No, he didn’t win the rally, but I am giving Mads high marks this weekend because of his resiliency. I’ll be honest, after hearing his frustrated outburst at the end of SS3, I thought he was going to unravel. Instead, he hung in there on the first day without losing too much time despite his gearbox issues. Then, once he could trust the car underneath him, he showed just what he could do. If it wasn’t for day one, I think that he would have really been pushing Ogier. Three stage wins for Mads this weekend, but the fact that he achieved them while in a close battle with Mikkelsen is very telling. This guy can handle the pressure.
Kris Meeke: D
I’m going to have to be a bit hard on Kris for this weekend. I know that a lot of guys crashed out on the opening loop of stages on Friday, but his off left an especially bad taste in my mouth. Maybe it is because he has a history of making mistakes on the first day of rallies in the past. Maybe it is because he showed what he could do just one stage earlier by taking the win in Los Mexicanos before throwing it all away. Or maybe, his mistake stands in such stark contrast to his teammate’s stellar performance this weekend. Whatever the reason, I am left wondering if the clock is ticking for Kris at Citroen. He needs to pull it together, and quickly. At the moment, he only has 10 points to his teammate’s 32.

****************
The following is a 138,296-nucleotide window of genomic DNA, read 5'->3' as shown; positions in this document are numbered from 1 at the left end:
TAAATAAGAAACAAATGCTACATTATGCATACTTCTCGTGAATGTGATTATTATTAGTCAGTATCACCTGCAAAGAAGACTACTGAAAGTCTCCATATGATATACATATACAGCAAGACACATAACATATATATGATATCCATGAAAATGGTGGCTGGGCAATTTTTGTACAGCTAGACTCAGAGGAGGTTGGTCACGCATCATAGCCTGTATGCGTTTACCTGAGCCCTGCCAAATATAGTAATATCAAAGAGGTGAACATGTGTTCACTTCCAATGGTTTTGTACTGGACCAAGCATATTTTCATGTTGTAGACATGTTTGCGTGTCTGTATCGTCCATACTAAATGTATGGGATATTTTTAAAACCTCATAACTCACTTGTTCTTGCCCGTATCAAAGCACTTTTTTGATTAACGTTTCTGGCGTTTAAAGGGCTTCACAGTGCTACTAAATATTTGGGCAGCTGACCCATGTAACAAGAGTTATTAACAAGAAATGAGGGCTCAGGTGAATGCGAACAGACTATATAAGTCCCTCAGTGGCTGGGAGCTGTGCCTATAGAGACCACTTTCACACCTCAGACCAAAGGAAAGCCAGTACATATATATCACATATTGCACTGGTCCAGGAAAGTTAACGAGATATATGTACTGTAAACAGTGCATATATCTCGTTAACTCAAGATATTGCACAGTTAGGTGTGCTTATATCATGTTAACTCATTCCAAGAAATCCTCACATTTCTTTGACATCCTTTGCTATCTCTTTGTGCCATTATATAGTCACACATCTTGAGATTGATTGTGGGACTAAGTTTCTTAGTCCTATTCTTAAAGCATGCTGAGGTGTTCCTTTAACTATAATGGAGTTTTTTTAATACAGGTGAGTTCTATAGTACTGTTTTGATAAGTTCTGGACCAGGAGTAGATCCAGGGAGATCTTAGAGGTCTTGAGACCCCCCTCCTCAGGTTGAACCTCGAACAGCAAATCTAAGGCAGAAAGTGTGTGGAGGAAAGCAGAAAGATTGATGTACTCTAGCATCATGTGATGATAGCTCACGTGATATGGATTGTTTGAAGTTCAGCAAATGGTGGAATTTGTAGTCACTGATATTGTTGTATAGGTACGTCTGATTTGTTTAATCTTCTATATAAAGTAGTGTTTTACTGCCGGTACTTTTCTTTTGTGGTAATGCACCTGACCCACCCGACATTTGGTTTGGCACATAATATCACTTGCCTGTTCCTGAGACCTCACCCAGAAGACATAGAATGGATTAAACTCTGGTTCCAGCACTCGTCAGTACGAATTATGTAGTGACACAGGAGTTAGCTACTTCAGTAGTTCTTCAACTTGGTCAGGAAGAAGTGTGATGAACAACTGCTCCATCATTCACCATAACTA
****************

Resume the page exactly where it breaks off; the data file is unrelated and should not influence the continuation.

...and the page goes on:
Hyundai – Shell WRT:
Thierry Neuville: B-
Even though he crashed out at a crucial moment in the final sector of SS8 El Chocolate, this was not entirely his fault due to a puncture. Up until that point, he was the one guy who looked like he had something for Ogier from the start. In fact on that stage, he was on pace to possibly take the lead of the rally. Remember that all of this is being done in a 2014 spec car. Despite the off, you have to admire his persistence… still fully committed and pushing to the maximum when he restarted under Rally 2. In the end, his efforts got him 5 points that might make a difference down the road in the championship.
Dani Sordo: B+
We didn’t see much of Dani this weekend, and I still hold that this is the mark of a truly professional performance. What he did this weekend reminded me a lot of Paddon’s drive last round in Sweden. For a guy who is still considered to be a bit of a tarmac specialist, to finish 5th on a tough gravel rally like this is more than acceptable. Couple that with the fact that he was also competing in a 2014 car with a sore shoulder and ribs, and you have a brilliant drive. It is good to see that Dani has still got the pace to compete at the sharp end of the field.
Hayden Paddon: C